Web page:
[Marxism] Re.: Walter Mosley, mystery writer

Chris Brady cdbrady at sbcglobal.net
Sun Feb 8 13:05:12 MST 2004

Thanks for turning us on to that interview.  I just recently took up a
novel by Mosley, A Red Death.  I enjoyed it immensely.  I'm glad he's
getting more play.

Odd that, in the context of Mosley's seemingly inflammatory concluding
remarks, the NYT magazine didn't mention his other recent, nonfiction

What Next: A Memoir Toward World Peace

I got this on the Amazon.com page:
>From Publishers Weekly
This impassioned essay urges black Americans to take the lead in shaping
America’s response to the September 11 attacks.  Mosley, author of the
Easy Rawlins mystery series, puts forth a radical critique of U.S.
foreign policy, recalling U.S. interventions in Indochina, Central
America and the Middle East to assert that America often acts as a
“pillager-nation” concerned more with corporate profits and cheap oil
than with democracy and human rights; Arab antipathy towards the U.S. is
thus more a response to U.S. economic imperialism than to religious or
cultural antagonisms.  Drawing on memories of his father’s struggle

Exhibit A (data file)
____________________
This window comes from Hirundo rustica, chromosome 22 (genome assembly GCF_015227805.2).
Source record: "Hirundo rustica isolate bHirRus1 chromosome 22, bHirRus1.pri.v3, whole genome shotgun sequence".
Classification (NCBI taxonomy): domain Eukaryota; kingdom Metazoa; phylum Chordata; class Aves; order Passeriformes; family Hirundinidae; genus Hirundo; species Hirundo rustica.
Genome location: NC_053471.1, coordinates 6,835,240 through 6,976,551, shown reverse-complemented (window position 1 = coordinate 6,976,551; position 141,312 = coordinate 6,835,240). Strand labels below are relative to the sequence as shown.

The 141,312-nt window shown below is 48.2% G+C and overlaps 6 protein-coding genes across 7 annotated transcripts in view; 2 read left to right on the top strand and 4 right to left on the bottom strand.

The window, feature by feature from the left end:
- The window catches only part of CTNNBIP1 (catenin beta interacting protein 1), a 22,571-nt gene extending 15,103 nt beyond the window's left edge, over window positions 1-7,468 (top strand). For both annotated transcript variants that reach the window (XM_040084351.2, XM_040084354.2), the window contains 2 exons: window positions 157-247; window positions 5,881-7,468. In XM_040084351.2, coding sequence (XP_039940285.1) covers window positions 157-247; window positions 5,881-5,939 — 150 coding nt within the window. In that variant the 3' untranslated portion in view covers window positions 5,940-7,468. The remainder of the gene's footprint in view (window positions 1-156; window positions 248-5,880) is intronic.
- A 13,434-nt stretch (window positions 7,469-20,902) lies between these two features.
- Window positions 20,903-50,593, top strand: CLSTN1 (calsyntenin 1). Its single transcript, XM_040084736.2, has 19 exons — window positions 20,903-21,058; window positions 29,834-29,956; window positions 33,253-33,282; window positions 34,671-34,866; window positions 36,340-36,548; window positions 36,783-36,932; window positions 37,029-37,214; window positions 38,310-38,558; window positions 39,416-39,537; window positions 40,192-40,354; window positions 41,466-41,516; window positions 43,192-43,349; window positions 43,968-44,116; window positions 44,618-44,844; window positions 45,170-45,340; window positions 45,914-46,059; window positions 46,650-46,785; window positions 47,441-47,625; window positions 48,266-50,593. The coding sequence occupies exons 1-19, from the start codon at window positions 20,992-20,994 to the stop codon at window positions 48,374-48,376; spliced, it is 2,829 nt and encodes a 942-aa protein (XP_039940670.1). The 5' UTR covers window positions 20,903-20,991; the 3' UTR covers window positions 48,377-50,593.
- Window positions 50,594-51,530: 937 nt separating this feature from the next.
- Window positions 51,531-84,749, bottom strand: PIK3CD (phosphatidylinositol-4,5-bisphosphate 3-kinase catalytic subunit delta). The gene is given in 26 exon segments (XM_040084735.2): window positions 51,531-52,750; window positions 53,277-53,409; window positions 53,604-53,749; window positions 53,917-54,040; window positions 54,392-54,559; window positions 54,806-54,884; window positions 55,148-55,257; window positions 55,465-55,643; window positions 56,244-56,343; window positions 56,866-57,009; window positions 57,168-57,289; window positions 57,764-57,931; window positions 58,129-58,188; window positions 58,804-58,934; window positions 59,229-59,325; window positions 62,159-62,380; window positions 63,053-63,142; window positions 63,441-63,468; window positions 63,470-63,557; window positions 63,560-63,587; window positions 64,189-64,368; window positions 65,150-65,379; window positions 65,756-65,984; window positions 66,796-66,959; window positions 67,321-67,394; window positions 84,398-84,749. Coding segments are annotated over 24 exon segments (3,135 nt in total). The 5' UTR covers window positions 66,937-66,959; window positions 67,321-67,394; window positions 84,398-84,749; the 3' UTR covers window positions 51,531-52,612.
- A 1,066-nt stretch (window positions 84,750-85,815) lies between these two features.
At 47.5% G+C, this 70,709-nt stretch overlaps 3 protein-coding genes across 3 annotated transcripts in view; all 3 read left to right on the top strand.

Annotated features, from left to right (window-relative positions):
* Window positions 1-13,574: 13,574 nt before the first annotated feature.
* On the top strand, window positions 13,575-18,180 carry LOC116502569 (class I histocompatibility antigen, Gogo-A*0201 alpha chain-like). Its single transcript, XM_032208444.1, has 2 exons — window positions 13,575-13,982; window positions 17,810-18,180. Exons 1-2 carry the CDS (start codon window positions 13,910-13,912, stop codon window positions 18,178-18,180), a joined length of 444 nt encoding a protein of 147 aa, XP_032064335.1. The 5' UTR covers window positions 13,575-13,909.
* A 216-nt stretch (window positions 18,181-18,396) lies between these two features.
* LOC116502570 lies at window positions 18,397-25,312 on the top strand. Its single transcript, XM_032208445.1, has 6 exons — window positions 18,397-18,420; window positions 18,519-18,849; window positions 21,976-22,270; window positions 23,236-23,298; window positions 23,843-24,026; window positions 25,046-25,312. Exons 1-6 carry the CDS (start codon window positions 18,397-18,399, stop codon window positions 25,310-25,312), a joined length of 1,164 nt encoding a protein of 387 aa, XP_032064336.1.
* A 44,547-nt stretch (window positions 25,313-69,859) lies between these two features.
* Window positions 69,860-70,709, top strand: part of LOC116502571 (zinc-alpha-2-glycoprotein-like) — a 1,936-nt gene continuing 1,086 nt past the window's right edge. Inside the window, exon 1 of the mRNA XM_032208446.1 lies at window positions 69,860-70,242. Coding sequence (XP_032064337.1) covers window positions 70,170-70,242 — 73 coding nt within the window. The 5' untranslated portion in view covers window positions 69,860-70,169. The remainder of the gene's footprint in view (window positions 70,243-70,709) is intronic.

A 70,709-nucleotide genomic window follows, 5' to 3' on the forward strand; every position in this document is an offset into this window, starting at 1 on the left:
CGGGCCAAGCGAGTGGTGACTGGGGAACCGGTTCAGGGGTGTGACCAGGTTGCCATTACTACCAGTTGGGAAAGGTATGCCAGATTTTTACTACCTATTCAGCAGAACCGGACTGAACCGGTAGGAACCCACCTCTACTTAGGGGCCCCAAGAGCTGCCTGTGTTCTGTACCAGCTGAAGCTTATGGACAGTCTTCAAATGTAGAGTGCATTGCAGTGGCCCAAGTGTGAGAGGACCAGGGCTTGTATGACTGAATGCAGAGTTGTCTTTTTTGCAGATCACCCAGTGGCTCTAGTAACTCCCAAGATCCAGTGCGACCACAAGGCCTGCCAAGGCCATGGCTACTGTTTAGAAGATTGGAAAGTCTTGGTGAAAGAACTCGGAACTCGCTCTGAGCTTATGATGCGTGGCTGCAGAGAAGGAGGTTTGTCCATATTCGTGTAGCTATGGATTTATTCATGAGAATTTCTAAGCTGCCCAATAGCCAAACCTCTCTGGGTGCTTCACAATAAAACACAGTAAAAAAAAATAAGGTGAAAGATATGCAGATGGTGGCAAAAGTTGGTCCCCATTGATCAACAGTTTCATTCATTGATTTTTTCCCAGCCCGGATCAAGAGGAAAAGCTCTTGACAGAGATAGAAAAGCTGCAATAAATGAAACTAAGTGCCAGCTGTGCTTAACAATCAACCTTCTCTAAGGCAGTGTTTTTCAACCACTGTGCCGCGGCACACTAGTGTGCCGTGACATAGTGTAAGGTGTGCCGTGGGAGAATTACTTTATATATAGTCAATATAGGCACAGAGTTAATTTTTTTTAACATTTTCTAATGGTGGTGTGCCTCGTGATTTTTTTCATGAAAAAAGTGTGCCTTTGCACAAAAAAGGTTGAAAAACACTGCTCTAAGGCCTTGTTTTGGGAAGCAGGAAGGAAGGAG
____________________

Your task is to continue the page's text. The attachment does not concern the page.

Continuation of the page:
against racism, he argues that blacks’ experience of racial injustice in
the United States obligates them to sympathize with oppressed peoples
elsewhere and to understand (although Mosley does not condone) the
murderous rage directed at America by many in the Muslim world.  He
exhorts blacks to take the lead in resisting the current militaristic
response to terrorism and to demand that America harmonize its foreign
policy with its humanitarian ideals and with the interests of the
downtrodden “from Africa to Afghanistan.”  Interweaving the personal and
the polemical, Mosley aims to shock readers out of their moral
complacency; “It is up to me,” he writes, “to make sure that my
dark-skinned brothers and sisters around the world...are not enslaved,
vilified, and raped by my desire to eat cornflakes or take a drive.”
Although his exclusive focus on economic motives somewhat oversimplifies
U.S. foreign policy, he raises a compelling and eloquent challenge to
America’s role in the world.

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